The spider genus Castianeira (in the family Corinnidae) is one of my favourites. These small spiders are rather elusive, but so beautiful! There are currently 128 known species in the genus, so I will only be able to highlight a small number in this post. This should nonetheless provide a glimpse into the diversity of gorgeous forms they take!
Common names for the family Corinnidae include “ground sac spiders” (they used to be included in the sac spider family Clubionidae) and “antmimic spiders”. They are not all antmimics, but many species in the genus Castianeira are rather ant-like and are considered generalized ant-mimics.
The species shown above and below don’t look especially like any particular species of ant, and their mimicry is “imperfect” – besides having fairly elongate bodies and stripes that might give the illusion of a third body segment, they look a lot more like spiders than ants. At first glance, however, they can easily be mistaken for ants (at least by humans). They are fairly ant-like in size and colour (often red or brown and/or black) and they move around a lot like ants, waving their front legs like antennae, and bobbing their abdomens in ant-like fashion. These spiders are often found in close proximity to ants, which provides some support for the idea that they are in fact mimics. They might benefit by looking ant-like to predators who find ants distasteful (and don’t look too closely).
Some species, like the one from Singapore below, are a little more ant-shaped, but their morphology is not as extremely modified as some other kinds of ant-mimicking spiders (like this one photographed by Alex Wild).
Some Castianeira species are thought to mimic velvet ants (Mutillidae), rather than ants. Mutillids are not actually ants but wasps, and the females are wingless and brightly coloured, with extremely painful stings. In this case, harmless Castianeira spiders might benefit by looking like the much more dangerous velvet ants, and thus be avoided by predators (this is called Batesian mimicry).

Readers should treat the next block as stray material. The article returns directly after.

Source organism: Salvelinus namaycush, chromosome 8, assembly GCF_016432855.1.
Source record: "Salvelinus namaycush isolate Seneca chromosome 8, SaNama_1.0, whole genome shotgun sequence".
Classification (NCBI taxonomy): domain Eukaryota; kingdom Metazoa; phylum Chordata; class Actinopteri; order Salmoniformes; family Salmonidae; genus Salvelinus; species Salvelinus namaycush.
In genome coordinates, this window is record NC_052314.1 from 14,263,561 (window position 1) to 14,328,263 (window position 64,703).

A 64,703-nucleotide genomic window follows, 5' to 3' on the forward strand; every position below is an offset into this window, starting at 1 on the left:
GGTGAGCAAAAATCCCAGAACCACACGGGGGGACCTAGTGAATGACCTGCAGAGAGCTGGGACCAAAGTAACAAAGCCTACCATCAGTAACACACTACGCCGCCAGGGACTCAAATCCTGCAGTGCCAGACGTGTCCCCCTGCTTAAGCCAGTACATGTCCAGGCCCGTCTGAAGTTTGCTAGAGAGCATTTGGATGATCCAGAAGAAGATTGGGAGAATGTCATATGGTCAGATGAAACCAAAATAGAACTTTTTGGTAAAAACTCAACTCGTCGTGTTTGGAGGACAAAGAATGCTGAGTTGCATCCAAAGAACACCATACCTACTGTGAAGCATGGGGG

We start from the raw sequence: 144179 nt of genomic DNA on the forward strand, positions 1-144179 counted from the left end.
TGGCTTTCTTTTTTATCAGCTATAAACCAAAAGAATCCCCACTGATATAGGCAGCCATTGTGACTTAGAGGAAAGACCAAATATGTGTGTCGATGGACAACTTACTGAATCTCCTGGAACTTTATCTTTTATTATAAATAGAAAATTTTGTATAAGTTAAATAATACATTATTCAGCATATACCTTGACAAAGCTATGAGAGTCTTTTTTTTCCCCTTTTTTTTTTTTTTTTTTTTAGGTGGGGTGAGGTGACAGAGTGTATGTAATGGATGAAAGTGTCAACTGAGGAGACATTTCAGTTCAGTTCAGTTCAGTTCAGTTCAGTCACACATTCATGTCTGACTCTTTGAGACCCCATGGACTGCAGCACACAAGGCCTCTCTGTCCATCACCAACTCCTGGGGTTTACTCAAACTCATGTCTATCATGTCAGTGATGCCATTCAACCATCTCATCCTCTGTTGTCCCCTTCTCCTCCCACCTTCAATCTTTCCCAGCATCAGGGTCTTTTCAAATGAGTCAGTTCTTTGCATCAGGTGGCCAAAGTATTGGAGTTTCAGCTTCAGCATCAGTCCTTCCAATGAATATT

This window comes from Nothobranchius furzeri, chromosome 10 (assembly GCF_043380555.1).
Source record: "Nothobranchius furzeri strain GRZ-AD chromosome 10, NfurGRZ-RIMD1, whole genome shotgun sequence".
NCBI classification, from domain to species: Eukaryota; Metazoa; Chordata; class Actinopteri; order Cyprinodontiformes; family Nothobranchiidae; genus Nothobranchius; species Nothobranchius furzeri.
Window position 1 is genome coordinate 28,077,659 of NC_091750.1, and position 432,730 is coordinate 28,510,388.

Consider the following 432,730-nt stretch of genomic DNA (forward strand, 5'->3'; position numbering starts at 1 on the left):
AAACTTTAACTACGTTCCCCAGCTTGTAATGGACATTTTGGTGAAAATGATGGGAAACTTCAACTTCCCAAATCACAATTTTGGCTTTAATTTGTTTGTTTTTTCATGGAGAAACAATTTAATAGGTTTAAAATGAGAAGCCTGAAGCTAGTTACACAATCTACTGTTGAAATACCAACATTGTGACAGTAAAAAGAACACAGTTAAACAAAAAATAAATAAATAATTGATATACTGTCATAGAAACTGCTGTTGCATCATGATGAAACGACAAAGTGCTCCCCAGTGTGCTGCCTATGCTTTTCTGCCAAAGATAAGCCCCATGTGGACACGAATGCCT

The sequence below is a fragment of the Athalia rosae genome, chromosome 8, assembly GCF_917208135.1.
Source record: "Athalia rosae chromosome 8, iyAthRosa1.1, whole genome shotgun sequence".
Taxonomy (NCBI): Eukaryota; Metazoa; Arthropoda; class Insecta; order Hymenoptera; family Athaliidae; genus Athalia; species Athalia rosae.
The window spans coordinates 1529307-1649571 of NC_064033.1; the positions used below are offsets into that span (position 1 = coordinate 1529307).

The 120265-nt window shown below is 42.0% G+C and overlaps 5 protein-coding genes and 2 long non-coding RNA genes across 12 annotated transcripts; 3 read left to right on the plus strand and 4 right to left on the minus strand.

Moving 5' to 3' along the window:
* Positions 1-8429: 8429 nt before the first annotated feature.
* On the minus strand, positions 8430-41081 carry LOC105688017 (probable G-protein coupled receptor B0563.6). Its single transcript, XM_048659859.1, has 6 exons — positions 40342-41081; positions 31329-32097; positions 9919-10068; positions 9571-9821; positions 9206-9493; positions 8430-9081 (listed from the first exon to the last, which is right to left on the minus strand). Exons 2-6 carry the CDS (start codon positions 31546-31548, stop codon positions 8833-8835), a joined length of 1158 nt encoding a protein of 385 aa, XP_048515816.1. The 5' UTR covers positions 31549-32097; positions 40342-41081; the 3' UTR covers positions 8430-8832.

As with the ant-like species, these spiders tend not to look very much like any particular species of velvet ant. They are generally mutillid-like in their movements and in that they have bright markings on their abdomens reminiscent of the warning colouration (aposematism) of velvet ants, like the one below.
One of the most gorgeous spiders I have ever seen is the Castianeira dorsata (below, and at the top of this post) that Sean found wandering around by a stream one evening while we were staying at the Southwestern Research Station in Arizona. These spiders are supposed to be active during the day, so it was interesting to find this one running around in the dark while we were out with our headlamps searching for wolf spiders. Obviously, looking like a velvet ant isn’t going to fool anyone if it’s so dark they can’t see how brightly coloured you are.
I don’t know of any velvet ants that look much like this (although many are bright orange), but I just can’t get over how beautiful this spider is with its sunset-like stripes on the abdomen and a bluish iridescence on the carapace. Even more dramatic is what I like to call the “tiger-striped” Castianeira below. The photo below shows the relative size of Castianeira amoena on a human hand. I imagine they would be as fearsome or even more so than a tiger if they were blown up to a comparable size. In reality however, these spiders are extremely shy, and very fast runners when they are disturbed (as by humans!) – so all the photographs in this post are real treasures.
Finally, the spider below is not a Castianeira, but a species in the related genus Graptartia (also in the subfamily Castianeirinae). I couldn’t resist adding it because it shows such a beautiful example of mimicry, and one that’s much more specific than the examples above. The velvet ant model and spider mimic where found within a few metres of another (one of the criteria for Batesian mimicry is that the model and mimic have to be found in the same place!) and the photographer then managed to move them so that he could capture them together in the photo below. Wow!
Notes on Identification
Usually these spiders are pretty recognizable because of their distinctive colouration, but some of the less bold ones can be confused with other ant-like spiders (like Micaria). Spiders in the genus Castianeira have 8 eyes in 2 rows. The posterior eye row (the upper row, in the photo below) is slightly wider than the anterior (lower) row with all four eyes about the same size. Both rows are slightly procurved (curved toward the front end of the spider). The anterior median eyes (front and centre) can be slightly smaller to much larger than the other two in their row.
The last (hindmost) pair of legs is always longest, followed by the first (frontmost) pair, and the abdomen is often decorated with bands of white scale-like setae (hairs).
Dondale, C. D., & Redner, J. H. (1982). The insects and arachnids of Canada. Part 9. The sac spiders of Canada and Alaska. Araneae: Clubionidae and Anyphaenidae (No. 1724).
Reiskind, J. 1969. The spider subfamily Castianeirinae of North and Central America (Araneae, Clubionidae). Bull. Mus. Comp. Zool. 138(5): 163-325.